But they emphasize that these relations have "collapsed" because of Russia's support for Syrian President Bashar al-Assad.

"Cameron was initially a big supporter of the Syrian democratic revolution, even if he privately admitted that the Free Syrian Army was neither a free Syrian army nor a Syrian army," writes The Guardian's international columnist Patrick Wintour with cheerful cynicism.

Other political analysts worry about Cameron's possible reluctance to further aggravate relations with Moscow. They recall an interview with Cameron's defense secretary, Michael Fallon, who accused his former boss of repeatedly rejecting requests for help modernizing Ukraine's military after 2014. Fallon complained that while the Defense Department wanted to "do more," they were "stymied" and "in the cabinet we were forbidden to send the Ukrainians the weapons they needed" so as not to provoke Russia.

It is likely, Wintour believes, that Cameron will oppose direct British intervention in Kyiv's conflict with Moscow, but "will think about how to revive public enthusiasm for Ukraine" and, at least in words, strongly oppose Russia.

However, it would be extremely naïve to expect that a Russophile will suddenly be at the head of the British Foreign Office. More curiously, according to former Tory leader Ian Duncan Smith, who once served in Cameron's government as Minister for Work and Pensions and resigned due to disagreements with the prime minister, Cameron's appointment, while "surprising", suggests that Rishi Sunak "intends to do business with China at any cost". Indeed, one of the highlights of Cameron's premiership was the proclamation of a "golden age" in relations with Beijing and the unusually warm welcome he gave to Chinese President Xi Jinping, who visited the United Kingdom in 2011 on a state visit. In addition, after retiring from politics, Cameron became vice president of the British-Chinese investment fund, and most recently visited Sri Lanka to attract investment in a major Chinese infrastructure project in Colombo, the so-called "City Port". "The horrific, murderous behavior of the (Chinese) regime. — K.B.) will be relegated to the background," Ian Smith worries.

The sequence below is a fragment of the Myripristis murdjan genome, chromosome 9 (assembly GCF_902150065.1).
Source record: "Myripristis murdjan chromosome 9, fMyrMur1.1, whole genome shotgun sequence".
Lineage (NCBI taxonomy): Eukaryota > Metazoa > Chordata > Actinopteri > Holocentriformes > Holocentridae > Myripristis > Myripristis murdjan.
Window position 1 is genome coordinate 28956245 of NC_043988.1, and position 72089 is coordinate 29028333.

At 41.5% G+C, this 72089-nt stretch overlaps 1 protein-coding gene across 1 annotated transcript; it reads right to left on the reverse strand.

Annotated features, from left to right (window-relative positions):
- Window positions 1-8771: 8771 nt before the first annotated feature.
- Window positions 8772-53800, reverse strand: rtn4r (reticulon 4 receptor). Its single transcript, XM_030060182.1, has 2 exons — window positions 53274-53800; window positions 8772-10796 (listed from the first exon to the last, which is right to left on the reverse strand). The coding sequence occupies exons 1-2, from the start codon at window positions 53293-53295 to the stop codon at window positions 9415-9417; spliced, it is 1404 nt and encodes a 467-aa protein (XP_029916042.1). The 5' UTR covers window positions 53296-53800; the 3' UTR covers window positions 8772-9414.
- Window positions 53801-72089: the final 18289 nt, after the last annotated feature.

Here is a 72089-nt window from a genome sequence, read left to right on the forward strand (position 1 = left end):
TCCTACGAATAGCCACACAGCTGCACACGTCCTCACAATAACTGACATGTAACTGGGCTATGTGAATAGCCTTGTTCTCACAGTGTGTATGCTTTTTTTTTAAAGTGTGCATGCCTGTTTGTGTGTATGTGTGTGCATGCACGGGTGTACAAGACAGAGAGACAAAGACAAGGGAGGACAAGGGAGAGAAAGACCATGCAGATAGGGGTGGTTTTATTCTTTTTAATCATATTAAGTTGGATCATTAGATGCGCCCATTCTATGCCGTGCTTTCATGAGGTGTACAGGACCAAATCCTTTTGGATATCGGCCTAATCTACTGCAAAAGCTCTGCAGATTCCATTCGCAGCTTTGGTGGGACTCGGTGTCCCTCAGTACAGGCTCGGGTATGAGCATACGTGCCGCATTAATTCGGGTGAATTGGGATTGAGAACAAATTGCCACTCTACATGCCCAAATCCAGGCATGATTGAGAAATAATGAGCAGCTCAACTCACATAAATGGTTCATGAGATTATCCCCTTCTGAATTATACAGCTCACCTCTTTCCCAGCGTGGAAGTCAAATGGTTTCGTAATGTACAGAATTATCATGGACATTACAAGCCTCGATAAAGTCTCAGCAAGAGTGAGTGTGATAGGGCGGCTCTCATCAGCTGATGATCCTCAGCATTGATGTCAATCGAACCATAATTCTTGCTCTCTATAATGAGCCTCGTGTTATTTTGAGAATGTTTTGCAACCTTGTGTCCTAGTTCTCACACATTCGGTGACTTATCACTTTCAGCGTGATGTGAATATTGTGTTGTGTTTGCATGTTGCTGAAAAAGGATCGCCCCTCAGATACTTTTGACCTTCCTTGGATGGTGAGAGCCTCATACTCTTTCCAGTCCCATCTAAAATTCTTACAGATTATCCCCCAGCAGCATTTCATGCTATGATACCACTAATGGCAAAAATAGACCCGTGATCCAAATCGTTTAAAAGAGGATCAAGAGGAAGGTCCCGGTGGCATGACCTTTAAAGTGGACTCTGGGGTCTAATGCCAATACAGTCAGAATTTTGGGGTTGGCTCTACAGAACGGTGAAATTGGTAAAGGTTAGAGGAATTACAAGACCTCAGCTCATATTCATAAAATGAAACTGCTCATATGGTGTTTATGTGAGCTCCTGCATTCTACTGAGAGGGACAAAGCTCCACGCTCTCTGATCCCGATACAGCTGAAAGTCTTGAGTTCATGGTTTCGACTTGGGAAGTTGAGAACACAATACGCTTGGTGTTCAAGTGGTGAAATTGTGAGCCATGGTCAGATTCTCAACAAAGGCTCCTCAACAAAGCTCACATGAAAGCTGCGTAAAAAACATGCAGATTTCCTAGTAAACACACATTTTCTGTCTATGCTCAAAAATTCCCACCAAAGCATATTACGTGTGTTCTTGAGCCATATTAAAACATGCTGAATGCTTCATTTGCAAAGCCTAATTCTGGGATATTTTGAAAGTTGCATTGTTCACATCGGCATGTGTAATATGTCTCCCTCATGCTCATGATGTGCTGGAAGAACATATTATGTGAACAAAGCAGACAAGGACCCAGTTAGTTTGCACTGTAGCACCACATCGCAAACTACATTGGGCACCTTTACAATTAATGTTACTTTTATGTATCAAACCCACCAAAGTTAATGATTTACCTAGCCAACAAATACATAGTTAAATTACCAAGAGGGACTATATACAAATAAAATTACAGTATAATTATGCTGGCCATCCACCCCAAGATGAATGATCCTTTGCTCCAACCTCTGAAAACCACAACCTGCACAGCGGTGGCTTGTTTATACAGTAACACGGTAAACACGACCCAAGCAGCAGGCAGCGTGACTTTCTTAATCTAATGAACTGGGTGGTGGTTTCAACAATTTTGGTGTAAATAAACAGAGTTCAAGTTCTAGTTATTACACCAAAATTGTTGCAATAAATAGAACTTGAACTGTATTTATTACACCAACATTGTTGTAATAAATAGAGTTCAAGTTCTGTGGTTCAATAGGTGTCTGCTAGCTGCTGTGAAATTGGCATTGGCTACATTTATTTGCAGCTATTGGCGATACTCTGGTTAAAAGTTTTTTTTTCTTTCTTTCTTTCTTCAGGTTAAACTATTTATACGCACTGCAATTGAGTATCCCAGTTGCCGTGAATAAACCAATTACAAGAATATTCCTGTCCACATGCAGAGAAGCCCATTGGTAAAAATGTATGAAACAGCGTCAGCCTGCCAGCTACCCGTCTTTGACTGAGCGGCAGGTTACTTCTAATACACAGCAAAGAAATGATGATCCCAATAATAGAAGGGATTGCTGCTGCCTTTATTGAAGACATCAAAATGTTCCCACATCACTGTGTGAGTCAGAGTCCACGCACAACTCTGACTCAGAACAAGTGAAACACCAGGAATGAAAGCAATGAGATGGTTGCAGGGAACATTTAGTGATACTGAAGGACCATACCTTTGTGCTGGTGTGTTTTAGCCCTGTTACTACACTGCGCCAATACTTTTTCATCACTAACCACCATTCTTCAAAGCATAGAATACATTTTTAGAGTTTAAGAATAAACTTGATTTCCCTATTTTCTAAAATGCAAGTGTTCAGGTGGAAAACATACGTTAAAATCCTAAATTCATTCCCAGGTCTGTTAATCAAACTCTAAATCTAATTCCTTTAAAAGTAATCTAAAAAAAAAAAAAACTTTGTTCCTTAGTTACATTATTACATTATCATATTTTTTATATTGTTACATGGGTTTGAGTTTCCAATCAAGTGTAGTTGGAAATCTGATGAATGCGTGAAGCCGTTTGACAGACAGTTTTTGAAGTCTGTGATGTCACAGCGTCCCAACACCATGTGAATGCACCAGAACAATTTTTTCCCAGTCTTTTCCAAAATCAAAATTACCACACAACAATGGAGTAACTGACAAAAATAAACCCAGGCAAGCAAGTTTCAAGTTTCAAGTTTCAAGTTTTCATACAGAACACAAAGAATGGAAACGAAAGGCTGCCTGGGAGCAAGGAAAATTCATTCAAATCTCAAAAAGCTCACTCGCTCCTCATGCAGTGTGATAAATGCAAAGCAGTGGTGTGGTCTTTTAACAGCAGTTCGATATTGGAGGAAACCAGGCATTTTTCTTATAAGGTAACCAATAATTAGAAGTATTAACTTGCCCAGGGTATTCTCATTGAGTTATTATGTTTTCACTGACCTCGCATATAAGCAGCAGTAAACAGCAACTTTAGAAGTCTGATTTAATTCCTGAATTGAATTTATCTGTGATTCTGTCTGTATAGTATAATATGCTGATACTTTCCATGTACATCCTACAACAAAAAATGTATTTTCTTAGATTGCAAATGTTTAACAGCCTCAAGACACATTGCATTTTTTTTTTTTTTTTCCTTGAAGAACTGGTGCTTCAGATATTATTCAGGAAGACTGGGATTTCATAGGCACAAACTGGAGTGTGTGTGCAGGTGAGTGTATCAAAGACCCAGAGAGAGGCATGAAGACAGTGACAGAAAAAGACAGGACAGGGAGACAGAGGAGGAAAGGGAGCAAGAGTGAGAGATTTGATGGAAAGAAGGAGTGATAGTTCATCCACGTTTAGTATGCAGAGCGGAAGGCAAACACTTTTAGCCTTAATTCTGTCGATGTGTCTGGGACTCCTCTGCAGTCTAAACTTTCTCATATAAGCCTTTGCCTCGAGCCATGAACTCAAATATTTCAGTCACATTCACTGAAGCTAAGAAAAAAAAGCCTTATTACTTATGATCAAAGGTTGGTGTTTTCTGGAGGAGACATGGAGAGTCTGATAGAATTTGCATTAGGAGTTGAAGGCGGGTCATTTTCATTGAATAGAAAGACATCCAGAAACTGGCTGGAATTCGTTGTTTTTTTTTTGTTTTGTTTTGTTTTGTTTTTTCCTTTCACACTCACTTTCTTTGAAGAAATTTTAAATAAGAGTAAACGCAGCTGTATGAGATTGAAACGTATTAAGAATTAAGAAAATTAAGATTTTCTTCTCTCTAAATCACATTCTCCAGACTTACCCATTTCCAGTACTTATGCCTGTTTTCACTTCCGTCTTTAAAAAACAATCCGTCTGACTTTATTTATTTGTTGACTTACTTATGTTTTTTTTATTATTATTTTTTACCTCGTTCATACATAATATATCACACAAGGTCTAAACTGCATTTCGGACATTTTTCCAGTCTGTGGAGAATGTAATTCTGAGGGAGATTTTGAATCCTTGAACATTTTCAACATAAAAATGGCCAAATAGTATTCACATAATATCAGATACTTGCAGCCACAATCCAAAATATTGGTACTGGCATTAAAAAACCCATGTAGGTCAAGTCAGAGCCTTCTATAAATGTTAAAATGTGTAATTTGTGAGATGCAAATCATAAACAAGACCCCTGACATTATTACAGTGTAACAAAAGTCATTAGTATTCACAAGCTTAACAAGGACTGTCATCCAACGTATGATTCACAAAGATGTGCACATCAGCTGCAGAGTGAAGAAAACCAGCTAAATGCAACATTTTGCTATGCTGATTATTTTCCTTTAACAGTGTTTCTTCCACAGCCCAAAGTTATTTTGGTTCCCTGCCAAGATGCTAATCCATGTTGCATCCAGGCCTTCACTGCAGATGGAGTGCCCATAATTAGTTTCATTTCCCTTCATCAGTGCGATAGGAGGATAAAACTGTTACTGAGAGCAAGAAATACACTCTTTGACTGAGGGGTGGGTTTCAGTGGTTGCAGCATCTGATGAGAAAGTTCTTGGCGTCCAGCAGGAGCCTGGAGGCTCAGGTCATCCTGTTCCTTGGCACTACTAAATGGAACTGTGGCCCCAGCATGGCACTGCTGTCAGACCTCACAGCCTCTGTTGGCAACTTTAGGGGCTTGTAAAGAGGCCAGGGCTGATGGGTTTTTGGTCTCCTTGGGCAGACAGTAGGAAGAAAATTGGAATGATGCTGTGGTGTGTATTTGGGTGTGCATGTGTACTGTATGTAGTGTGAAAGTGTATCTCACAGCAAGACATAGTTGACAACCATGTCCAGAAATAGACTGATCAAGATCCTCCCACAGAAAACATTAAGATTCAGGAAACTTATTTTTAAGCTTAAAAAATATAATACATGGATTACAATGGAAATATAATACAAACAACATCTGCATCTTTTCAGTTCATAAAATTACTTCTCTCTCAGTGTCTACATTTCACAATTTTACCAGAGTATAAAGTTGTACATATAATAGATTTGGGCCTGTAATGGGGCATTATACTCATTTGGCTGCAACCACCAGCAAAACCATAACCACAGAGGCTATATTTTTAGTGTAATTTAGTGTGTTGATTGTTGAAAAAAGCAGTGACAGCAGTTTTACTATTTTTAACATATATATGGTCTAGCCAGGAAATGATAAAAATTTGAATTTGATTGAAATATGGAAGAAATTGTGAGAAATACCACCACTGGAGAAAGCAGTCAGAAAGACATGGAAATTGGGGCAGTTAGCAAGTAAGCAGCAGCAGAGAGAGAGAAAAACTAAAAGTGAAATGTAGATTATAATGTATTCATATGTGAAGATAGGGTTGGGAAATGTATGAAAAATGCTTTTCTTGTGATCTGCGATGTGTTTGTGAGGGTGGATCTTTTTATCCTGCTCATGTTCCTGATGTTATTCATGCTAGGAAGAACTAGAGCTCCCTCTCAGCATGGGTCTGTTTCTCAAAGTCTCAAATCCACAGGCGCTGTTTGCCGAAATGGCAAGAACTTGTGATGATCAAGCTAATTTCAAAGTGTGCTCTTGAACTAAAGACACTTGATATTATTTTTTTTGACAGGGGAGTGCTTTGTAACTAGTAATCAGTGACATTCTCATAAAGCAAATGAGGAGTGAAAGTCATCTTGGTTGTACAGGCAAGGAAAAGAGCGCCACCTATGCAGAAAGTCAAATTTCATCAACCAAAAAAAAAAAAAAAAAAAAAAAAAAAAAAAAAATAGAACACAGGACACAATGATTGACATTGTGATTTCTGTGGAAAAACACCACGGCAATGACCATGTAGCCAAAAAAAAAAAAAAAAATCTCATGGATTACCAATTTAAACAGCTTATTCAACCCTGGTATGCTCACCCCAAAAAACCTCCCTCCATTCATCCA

The nature of the communication between the new British Foreign Secretary and the American establishment is also interesting. Cameron once had a good relationship with Barack Obama, but then a black cat ran between them: Obama was "disappointed" with British foreign policy, and especially with London's reluctance to commit to spending 2% of GDP on defense, in line with NATO norms, and Cameron criticized Obama for his "hesitation" about military action in Libya (Cameron himself was one of the main instigators of this adventure). which resulted in the destruction of the Libyan Jamahiriya and the death of Gaddafi).

But Cameron does not treat the 45th President of the United States, Donald Trump, with any respect. In 2016, when Trump was just vying for the GOP nomination, Cameron called him "stupid, misguided and divisive." It is unlikely that Trump has forgotten these words (he never forgets insults directed at him), so the "special relationship" between the United States and the United Kingdom, if he becomes president again, will be severely tested. However, this requires Cameron to retain his post at least until November 2024, and this is very doubtful. Most analysts agree that the Conservative Party will be defeated in the next parliamentary elections. David Cameron's return "is unlikely to save Rishi Sunak's party from bankruptcy," Jason Beattie argues in The Mirror. This means that Cameron, no matter how sensational his return to big politics may seem, is just a caliph for an hour.

The author's point of view may not coincide with the position of the editorial board.